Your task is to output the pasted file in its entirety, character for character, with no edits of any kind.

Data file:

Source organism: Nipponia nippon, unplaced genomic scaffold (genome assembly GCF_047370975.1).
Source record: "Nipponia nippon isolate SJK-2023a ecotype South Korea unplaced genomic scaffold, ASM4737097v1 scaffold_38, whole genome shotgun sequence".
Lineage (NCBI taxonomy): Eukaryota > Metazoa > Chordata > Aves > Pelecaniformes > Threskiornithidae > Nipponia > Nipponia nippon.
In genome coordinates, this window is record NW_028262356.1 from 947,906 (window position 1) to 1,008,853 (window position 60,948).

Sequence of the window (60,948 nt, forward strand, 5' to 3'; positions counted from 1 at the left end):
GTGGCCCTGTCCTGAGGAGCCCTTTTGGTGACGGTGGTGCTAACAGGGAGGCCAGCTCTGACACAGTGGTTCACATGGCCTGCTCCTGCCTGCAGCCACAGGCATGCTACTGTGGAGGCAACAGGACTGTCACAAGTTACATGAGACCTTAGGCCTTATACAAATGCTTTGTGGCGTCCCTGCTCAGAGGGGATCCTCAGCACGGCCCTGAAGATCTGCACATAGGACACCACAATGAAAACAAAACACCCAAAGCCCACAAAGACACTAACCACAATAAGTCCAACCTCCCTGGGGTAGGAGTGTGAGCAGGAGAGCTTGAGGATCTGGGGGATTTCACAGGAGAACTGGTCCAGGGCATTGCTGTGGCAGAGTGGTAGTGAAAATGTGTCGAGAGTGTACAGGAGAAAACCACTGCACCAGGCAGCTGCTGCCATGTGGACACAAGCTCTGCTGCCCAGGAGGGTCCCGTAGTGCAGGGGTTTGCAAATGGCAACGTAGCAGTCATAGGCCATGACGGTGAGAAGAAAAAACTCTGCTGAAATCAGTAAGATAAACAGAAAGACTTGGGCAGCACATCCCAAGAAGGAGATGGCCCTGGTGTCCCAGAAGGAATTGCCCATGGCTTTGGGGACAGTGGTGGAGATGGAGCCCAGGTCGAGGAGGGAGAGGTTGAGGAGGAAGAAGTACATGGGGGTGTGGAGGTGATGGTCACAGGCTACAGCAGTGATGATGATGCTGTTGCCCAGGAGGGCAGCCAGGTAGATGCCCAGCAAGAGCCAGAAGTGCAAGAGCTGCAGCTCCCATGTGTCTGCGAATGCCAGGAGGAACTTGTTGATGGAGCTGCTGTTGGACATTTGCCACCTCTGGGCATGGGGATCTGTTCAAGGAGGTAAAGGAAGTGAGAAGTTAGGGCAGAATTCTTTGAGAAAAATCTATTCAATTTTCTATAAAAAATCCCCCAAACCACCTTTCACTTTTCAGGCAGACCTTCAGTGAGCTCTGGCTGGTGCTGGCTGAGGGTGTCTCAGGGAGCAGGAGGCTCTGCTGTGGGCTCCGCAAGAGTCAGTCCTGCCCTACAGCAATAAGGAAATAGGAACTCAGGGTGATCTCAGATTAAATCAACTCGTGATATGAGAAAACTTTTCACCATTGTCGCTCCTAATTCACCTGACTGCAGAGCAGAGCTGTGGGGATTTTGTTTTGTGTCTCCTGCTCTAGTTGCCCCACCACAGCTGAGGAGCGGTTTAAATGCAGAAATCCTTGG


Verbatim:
Source organism: Nipponia nippon, unplaced genomic scaffold (genome assembly GCF_047370975.1).
Source record: "Nipponia nippon isolate SJK-2023a ecotype South Korea unplaced genomic scaffold, ASM4737097v1 scaffold_38, whole genome shotgun sequence".
Lineage (NCBI taxonomy): Eukaryota > Metazoa > Chordata > Aves > Pelecaniformes > Threskiornithidae > Nipponia > Nipponia nippon.
In genome coordinates, this window is record NW_028262356.1 from 947,906 (window position 1) to 1,008,853 (window position 60,948).

Sequence of the window (60,948 nt, forward strand, 5' to 3'; positions counted from 1 at the left end):
GTGGCCCTGTCCTGAGGAGCCCTTTTGGTGACGGTGGTGCTAACAGGGAGGCCAGCTCTGACACAGTGGTTCACATGGCCTGCTCCTGCCTGCAGCCACAGGCATGCTACTGTGGAGGCAACAGGACTGTCACAAGTTACATGAGACCTTAGGCCTTATACAAATGCTTTGTGGCGTCCCTGCTCAGAGGGGATCCTCAGCACGGCCCTGAAGATCTGCACATAGGACACCACAATGAAAACAAAACACCCAAAGCCCACAAAGACACTAACCACAATAAGTCCAACCTCCCTGGGGTAGGAGTGTGAGCAGGAGAGCTTGAGGATCTGGGGGATTTCACAGGAGAACTGGTCCAGGGCATTGCTGTGGCAGAGTGGTAGTGAAAATGTGTCGAGAGTGTACAGGAGAAAACCACTGCACCAGGCAGCTGCTGCCATGTGGACACAAGCTCTGCTGCCCAGGAGGGTCCCGTAGTGCAGGGGTTTGCAAATGGCAACGTAGCAGTCATAGGCCATGACGGTGAGAAGAAAAAACTCTGCTGAAATCAGTAAGATAAACAGAAAGACTTGGGCAGCACATCCCAAGAAGGAGATGGCCCTGGTGTCCCAGAAGGAATTGCCCATGGCTTTGGGGACAGTGGTGGAGATGGAGCCCAGGTCGAGGAGGGAGAGGTTGAGGAGGAAGAAGTACATGGGGGTGTGGAGGTGATGGTCACAGGCTACAGCAGTGATGATGATGCTGTTGCCCAGGAGGGCAGCCAGGTAGATGCCCAGCAAGAGCCAGAAGTGCAAGAGCTGCAGCTCCCATGTGTCTGCGAATGCCAGGAGGAACTTGTTGATGGAGCTGCTGTTGGACATTTGCCACCTCTGGGCATGGGGATCTGTTCAAGGAGGTAAAGGAAGTGAGAAGTTAGGGCAGAATTCTTTGAGAAAAATCTATTCAATTTTCTATAAAAAATCCCCCAAACCACCTTTCACTTTTCAGGCAGACCTTCAGTGAGCTCTGGCTGGTGCTGGCTGAGGGTGTCTCAGGGAGCAGGAGGCTCTGCTGTGGGCTCCGCAAGAGTCAGTCCTGCCCTACAGCAATAAGGAAATAGGAACTCAGGGTGATCTCAGATTAAATCAACTCGTGATATGAGAAAACTTTTCACCATTGTCGCTCCTAATTCACCTGACTGCAGAGCAGAGCTGTGGGGATTTTGTTTTGTGTCTCCTGCTCTAGTTGCCCCACCACAGCTGAGGAGCGGTTTAAATGCAGAAATCCTTGG